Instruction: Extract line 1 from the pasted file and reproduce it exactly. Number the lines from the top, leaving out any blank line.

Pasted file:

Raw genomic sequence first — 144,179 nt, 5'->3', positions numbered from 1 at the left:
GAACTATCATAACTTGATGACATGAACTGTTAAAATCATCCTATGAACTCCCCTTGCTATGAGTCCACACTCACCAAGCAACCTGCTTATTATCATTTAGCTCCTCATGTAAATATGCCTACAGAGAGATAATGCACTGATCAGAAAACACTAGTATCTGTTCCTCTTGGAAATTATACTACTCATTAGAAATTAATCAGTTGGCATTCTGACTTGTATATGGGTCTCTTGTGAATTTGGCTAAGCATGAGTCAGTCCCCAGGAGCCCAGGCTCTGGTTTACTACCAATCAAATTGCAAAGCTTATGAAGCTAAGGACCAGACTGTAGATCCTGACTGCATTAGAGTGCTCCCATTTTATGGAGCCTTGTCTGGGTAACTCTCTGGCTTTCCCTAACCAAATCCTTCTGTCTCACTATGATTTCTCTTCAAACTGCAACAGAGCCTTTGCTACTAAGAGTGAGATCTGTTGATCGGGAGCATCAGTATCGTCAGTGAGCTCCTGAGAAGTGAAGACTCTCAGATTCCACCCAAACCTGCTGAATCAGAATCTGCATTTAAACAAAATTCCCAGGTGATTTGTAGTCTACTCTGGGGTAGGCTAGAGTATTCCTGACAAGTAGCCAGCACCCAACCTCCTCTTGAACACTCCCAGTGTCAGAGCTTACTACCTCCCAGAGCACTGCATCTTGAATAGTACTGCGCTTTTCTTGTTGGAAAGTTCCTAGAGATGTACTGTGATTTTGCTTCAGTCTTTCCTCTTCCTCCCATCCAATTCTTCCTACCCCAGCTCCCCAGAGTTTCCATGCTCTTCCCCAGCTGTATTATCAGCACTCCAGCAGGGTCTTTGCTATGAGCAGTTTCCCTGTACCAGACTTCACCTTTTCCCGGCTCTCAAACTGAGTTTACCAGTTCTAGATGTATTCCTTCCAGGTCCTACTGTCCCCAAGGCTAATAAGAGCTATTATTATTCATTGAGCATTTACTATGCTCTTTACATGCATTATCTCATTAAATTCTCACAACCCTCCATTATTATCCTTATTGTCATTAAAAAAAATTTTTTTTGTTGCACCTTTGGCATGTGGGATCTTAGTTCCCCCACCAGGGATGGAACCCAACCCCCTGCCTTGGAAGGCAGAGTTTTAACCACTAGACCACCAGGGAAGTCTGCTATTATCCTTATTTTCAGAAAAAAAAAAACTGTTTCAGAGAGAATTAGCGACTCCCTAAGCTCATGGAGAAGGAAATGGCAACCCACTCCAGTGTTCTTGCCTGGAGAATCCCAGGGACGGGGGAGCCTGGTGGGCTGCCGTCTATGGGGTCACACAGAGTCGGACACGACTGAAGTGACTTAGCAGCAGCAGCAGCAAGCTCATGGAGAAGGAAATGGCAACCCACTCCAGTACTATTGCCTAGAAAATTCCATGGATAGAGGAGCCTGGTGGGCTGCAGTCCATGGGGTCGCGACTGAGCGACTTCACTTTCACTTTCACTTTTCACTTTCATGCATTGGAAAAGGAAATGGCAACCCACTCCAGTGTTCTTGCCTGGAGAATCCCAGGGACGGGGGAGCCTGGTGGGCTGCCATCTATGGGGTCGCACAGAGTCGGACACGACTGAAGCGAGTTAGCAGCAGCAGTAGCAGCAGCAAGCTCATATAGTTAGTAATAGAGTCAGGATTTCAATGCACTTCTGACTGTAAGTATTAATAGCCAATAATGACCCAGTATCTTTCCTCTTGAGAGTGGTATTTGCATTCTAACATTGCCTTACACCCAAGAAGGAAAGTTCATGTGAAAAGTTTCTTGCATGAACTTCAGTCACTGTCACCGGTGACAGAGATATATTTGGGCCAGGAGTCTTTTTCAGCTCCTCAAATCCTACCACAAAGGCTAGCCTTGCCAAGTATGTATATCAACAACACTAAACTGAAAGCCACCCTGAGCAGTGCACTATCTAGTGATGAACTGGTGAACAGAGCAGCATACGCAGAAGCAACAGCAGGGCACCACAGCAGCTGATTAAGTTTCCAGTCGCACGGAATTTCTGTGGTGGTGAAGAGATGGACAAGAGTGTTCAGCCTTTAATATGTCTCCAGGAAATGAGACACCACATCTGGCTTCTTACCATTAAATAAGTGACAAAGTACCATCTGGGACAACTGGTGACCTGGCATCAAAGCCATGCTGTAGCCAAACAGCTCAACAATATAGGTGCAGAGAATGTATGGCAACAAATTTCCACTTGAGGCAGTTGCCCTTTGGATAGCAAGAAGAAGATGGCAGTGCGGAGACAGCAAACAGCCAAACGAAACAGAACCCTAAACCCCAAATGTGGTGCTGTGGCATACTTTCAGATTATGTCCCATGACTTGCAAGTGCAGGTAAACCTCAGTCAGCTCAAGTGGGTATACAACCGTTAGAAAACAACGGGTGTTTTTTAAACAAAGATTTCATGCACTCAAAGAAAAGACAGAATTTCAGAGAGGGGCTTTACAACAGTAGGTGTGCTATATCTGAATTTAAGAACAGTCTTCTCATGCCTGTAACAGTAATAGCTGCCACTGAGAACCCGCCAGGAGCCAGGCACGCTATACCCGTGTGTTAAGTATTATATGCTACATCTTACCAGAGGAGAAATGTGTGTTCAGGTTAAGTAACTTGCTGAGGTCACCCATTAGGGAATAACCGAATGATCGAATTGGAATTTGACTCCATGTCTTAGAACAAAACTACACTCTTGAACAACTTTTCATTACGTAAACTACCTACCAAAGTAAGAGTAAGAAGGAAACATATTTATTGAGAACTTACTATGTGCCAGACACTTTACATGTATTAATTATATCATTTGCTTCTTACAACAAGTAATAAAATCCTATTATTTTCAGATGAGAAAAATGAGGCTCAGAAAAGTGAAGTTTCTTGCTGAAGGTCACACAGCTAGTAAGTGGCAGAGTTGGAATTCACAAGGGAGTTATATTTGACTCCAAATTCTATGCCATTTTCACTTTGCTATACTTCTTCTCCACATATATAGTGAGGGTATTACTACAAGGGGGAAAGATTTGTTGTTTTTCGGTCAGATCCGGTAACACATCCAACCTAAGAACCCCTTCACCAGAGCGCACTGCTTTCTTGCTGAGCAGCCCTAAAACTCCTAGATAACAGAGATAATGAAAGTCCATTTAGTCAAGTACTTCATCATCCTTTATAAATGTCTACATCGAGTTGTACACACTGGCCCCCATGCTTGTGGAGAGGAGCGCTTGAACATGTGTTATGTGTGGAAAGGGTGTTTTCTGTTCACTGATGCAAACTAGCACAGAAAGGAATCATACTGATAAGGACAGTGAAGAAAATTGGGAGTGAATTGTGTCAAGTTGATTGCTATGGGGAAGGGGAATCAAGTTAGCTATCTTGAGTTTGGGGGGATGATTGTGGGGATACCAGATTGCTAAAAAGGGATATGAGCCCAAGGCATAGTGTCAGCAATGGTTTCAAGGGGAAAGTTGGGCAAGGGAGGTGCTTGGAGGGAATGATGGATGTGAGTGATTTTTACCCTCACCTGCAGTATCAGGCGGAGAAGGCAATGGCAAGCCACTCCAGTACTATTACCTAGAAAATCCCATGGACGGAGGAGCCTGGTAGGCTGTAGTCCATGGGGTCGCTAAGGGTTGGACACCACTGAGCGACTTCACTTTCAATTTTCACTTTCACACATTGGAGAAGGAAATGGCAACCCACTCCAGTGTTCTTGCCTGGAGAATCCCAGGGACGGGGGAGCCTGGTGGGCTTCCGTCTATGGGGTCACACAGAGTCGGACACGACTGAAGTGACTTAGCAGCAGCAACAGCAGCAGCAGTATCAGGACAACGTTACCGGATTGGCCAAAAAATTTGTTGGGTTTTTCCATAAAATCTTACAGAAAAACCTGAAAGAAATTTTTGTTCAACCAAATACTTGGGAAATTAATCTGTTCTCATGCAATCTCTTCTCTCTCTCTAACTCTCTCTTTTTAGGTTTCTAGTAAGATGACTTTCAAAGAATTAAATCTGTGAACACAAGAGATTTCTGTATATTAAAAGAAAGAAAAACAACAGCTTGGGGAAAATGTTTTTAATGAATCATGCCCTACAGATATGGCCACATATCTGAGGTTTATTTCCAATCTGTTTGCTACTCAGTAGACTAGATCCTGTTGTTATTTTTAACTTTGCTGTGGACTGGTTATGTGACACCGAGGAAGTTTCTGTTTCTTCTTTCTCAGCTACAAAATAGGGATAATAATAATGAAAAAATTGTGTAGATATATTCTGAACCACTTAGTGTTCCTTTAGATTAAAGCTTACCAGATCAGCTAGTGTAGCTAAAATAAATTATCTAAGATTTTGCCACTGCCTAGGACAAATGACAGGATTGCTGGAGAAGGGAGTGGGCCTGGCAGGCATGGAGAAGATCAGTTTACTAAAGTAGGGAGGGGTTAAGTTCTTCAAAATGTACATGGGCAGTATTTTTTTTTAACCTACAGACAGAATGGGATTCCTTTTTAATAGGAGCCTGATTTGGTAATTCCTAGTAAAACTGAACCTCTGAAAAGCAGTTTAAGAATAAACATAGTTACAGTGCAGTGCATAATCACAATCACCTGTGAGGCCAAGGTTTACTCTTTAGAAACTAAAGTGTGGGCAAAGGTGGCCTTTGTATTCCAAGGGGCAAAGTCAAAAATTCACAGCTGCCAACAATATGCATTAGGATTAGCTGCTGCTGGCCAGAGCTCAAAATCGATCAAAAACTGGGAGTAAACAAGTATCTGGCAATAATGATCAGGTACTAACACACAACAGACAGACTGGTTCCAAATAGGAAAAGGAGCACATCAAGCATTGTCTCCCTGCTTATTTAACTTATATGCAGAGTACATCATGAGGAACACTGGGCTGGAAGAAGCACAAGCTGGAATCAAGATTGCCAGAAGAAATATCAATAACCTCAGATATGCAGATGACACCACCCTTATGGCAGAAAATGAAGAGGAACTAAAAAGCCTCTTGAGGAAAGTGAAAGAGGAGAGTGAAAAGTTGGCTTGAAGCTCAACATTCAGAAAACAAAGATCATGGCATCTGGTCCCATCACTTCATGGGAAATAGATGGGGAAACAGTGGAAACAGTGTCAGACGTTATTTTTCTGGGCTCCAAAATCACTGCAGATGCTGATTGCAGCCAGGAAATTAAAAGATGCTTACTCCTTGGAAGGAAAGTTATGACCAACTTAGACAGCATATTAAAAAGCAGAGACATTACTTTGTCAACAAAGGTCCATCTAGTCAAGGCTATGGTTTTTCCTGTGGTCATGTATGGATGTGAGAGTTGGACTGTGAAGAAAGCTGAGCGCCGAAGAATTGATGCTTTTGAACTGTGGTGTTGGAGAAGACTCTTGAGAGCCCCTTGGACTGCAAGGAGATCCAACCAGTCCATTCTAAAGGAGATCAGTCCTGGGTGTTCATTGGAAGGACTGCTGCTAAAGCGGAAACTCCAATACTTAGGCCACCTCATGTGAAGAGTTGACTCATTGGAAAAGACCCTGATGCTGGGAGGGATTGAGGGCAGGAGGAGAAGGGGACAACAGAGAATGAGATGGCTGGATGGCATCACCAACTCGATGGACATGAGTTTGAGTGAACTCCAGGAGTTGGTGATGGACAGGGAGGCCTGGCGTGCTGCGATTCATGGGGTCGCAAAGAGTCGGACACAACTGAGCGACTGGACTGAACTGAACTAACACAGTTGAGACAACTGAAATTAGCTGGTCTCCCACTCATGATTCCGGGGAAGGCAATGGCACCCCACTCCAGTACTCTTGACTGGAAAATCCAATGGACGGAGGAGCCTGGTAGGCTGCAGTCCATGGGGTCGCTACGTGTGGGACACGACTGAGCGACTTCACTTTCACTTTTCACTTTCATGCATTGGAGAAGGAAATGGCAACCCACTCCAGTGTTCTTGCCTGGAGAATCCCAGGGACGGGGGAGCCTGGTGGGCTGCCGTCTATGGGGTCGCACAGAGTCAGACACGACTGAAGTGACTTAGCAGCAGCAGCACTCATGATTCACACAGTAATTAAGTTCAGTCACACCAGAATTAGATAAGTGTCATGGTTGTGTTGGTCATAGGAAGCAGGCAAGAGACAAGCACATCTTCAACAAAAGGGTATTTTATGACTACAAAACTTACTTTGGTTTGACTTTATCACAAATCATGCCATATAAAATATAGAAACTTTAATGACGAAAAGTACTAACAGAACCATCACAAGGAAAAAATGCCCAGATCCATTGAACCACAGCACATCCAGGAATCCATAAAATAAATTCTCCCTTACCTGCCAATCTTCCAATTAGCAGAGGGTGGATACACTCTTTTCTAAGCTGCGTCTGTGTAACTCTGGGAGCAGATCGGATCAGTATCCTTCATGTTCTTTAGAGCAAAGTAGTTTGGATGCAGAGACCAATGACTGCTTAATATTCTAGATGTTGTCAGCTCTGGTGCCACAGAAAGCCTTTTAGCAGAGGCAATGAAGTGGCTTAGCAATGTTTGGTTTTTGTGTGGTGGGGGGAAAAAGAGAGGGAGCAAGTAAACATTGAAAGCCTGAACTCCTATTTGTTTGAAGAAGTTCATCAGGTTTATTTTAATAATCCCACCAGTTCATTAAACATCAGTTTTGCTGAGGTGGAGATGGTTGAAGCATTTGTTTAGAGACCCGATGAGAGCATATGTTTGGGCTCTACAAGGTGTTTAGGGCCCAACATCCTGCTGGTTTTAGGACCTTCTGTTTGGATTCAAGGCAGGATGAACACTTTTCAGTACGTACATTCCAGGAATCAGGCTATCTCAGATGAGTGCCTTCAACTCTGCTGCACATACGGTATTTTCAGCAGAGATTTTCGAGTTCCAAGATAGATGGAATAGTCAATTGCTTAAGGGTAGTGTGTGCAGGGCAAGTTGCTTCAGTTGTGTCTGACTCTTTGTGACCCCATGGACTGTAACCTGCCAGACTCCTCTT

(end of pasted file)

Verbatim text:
Raw genomic sequence first — 144,179 nt, 5'->3', positions numbered from 1 at the left: